I am making a Christmas present for Michael . It is a seed shelf and is based on the old fashioned Yates seed displays that were once in shops.It is looking good and will be very colourful once the seed packets are in place.I have also finished another childrens book and have only a couple of pages left to do on the last one.
Michael has been preparing for his next book and also has painted up a nativity scene for the front gate, after the style of Giotto, but in cheap Chinese acrylics.
As for the garden,we were fortunate to have a sunny morning on Friday and the sound of mowers and chain saws rang around the district. Michael managed to spray some Triforine and Glyphosate. I find that every time I walk outside I see things I want to do. Pathways are blocked by drippy branches and some paths are getting very mossy but it is nothing that can't be tackled when the weather fines up.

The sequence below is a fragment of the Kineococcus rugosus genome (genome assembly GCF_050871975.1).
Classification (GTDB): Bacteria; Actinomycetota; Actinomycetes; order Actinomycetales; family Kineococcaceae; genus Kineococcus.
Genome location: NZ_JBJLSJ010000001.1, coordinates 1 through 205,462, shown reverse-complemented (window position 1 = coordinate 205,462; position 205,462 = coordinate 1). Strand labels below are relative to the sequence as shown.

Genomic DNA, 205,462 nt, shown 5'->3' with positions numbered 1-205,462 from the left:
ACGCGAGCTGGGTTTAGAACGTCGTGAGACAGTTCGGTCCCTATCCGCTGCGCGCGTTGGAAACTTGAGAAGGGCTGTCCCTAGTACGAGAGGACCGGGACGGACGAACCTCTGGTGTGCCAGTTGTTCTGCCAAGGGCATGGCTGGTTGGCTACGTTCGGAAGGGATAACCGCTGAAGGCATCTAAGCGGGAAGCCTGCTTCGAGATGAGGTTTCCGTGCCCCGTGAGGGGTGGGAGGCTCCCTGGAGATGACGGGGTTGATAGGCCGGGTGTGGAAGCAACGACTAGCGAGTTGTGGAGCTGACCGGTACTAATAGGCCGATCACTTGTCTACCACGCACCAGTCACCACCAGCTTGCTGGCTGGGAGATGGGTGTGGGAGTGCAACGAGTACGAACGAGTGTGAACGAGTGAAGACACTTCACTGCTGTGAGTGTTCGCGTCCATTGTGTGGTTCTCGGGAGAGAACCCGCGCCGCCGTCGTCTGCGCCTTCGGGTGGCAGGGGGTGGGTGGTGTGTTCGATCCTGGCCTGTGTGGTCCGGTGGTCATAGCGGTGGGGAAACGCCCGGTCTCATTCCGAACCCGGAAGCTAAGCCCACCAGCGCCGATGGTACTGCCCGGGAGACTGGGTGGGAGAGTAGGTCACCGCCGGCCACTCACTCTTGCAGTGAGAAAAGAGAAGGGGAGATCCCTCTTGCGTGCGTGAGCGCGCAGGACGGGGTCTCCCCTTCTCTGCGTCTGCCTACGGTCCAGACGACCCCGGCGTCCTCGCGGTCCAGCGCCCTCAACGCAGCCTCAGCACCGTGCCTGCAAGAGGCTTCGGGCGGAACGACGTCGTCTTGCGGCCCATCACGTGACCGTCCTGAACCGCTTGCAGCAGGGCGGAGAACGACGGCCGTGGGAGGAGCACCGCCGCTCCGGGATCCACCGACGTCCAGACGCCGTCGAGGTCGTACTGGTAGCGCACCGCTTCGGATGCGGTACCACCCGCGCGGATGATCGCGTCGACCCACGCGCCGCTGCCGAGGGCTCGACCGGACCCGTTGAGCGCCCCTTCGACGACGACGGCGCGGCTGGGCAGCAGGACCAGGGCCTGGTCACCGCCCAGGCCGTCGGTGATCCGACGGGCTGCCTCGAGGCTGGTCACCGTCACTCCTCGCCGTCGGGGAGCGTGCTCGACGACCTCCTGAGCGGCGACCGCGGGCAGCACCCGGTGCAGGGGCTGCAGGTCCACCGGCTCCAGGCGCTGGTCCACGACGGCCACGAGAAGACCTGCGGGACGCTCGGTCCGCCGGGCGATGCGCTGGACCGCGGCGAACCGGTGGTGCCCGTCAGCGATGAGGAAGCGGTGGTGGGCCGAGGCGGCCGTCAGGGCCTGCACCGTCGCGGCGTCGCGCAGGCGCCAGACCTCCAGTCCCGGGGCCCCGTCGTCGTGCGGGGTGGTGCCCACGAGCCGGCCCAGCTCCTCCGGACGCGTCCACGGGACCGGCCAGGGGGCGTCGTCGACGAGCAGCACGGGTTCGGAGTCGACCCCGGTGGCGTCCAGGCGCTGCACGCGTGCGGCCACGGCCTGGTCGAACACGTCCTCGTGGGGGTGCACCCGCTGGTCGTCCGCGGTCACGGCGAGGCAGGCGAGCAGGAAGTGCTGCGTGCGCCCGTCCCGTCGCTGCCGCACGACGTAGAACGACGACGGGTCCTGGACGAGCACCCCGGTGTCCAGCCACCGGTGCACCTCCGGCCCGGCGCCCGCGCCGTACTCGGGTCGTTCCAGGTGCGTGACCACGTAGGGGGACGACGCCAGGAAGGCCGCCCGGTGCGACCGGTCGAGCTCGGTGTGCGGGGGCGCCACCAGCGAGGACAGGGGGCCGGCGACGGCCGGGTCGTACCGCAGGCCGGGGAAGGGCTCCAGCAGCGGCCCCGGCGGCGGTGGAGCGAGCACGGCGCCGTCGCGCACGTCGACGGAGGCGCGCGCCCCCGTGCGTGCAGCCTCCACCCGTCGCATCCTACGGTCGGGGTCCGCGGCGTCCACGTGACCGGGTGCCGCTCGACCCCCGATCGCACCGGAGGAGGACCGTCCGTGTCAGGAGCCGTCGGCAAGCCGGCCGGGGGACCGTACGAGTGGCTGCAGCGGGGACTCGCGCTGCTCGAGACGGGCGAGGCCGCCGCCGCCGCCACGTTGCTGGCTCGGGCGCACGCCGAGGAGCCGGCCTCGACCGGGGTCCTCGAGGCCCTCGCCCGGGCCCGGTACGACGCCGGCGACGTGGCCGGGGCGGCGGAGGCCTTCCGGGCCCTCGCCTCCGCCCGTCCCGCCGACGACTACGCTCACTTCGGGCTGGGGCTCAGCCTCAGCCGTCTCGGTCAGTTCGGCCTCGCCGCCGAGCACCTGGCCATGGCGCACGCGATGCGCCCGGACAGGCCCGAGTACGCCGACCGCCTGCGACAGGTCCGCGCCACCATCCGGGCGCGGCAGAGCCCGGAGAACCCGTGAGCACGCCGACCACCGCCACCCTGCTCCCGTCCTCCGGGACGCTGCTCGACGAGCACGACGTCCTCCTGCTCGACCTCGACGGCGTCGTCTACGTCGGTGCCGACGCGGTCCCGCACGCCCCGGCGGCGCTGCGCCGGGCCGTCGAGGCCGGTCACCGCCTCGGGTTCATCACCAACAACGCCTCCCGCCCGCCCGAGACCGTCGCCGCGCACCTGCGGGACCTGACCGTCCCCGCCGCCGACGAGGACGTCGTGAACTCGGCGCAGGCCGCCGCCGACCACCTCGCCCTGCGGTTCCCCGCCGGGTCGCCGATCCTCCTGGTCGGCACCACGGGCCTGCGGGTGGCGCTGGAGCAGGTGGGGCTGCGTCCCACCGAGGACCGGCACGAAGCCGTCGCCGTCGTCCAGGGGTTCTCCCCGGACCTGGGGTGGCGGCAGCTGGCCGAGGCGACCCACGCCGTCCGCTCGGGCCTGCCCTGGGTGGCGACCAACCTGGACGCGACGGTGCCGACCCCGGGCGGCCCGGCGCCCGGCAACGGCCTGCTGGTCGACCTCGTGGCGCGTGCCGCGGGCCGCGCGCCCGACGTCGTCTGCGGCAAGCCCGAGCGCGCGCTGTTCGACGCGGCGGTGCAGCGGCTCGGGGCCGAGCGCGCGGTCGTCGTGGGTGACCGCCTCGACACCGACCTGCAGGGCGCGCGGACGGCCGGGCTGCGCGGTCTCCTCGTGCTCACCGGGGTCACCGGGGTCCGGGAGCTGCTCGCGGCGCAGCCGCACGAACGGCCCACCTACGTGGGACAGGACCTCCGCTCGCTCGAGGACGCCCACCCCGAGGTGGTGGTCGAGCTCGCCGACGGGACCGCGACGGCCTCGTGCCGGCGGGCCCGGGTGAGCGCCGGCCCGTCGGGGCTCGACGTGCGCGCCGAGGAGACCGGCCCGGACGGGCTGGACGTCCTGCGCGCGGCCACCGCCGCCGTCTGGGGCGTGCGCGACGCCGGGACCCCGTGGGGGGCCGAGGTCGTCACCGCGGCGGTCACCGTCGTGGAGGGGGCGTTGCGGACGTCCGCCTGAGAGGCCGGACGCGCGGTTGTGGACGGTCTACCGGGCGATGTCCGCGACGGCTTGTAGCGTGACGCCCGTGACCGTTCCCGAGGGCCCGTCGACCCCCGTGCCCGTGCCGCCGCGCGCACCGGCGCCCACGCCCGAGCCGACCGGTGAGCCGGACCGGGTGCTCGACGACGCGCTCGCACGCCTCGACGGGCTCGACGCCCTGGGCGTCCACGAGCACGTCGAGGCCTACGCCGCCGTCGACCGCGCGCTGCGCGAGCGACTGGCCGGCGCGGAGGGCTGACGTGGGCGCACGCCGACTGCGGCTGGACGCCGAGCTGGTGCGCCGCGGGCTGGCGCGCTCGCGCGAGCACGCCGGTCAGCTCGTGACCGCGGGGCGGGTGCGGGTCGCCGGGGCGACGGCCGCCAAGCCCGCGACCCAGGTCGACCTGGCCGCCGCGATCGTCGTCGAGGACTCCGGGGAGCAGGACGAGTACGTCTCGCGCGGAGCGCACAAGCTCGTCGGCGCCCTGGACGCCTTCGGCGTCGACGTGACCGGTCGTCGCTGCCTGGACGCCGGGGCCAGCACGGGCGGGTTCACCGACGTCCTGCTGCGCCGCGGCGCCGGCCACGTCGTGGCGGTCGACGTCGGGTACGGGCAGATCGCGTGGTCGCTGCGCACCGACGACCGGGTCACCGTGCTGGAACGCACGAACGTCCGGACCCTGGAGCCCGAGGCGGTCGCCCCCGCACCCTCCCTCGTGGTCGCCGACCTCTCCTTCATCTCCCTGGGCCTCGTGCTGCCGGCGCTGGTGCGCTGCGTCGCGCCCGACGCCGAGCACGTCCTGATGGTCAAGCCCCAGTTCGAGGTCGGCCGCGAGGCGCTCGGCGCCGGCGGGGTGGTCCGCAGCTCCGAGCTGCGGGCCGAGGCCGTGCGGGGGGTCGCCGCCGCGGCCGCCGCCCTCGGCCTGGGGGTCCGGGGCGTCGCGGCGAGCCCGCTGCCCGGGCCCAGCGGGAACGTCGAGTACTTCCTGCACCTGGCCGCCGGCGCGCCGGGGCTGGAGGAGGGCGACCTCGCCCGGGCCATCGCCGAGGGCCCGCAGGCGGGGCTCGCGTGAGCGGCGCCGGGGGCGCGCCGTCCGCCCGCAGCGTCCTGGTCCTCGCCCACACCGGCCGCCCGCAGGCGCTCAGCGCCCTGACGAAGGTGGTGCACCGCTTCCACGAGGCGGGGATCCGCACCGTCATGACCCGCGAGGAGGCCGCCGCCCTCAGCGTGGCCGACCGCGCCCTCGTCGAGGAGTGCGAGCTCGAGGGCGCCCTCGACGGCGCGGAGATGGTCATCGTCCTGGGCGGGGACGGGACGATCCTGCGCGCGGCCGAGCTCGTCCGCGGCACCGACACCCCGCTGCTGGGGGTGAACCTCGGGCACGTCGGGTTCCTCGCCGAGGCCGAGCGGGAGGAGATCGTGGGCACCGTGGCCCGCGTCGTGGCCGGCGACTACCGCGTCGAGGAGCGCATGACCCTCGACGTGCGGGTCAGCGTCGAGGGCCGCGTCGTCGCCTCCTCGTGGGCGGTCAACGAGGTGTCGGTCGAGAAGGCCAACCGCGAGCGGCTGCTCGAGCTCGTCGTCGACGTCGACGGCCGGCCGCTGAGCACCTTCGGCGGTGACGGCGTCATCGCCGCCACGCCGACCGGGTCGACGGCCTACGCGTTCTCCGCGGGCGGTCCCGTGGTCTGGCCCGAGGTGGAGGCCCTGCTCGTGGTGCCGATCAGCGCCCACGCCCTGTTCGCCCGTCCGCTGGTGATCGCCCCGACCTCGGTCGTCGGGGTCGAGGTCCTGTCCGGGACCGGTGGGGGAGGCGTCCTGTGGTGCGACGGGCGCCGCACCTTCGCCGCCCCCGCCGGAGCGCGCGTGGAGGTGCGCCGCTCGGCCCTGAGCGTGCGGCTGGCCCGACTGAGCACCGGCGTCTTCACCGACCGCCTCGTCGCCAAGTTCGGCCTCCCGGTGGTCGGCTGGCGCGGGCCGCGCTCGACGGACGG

Lots of things in flower, Brugmansia candida (lutea, versicolor and alba) look beautiful as does Iochroma cyaneum. All the old fashioned roses are flowering but being bashed up by the rain. The mysteriously disappearing Impatiens and Cleome hassleriana have reappeared here and there and I hop that they self seed backinto prominence. As usual Salvias (S.confertifolia, S.iodanthe, S.macrophylla, S.madrense, S.coccinea (white, red and discolor), S.uliginosa, S.splendens (all sorts) and S.involucrata) all prosperous and flowering as is Philadelphus coronarius.

Friday, December 10, 2010

Grass trials

For anyone who has visited our garden over the years they will know that we have stuggled with grassy path ways.Either it has been drought and too dry to get grass started or it has been wet and muddy. The fact of the matter is that we like trees and like a shady garden and most of the original grass prefers sun. We are also very thrifty and have not wanted to spend money on turf.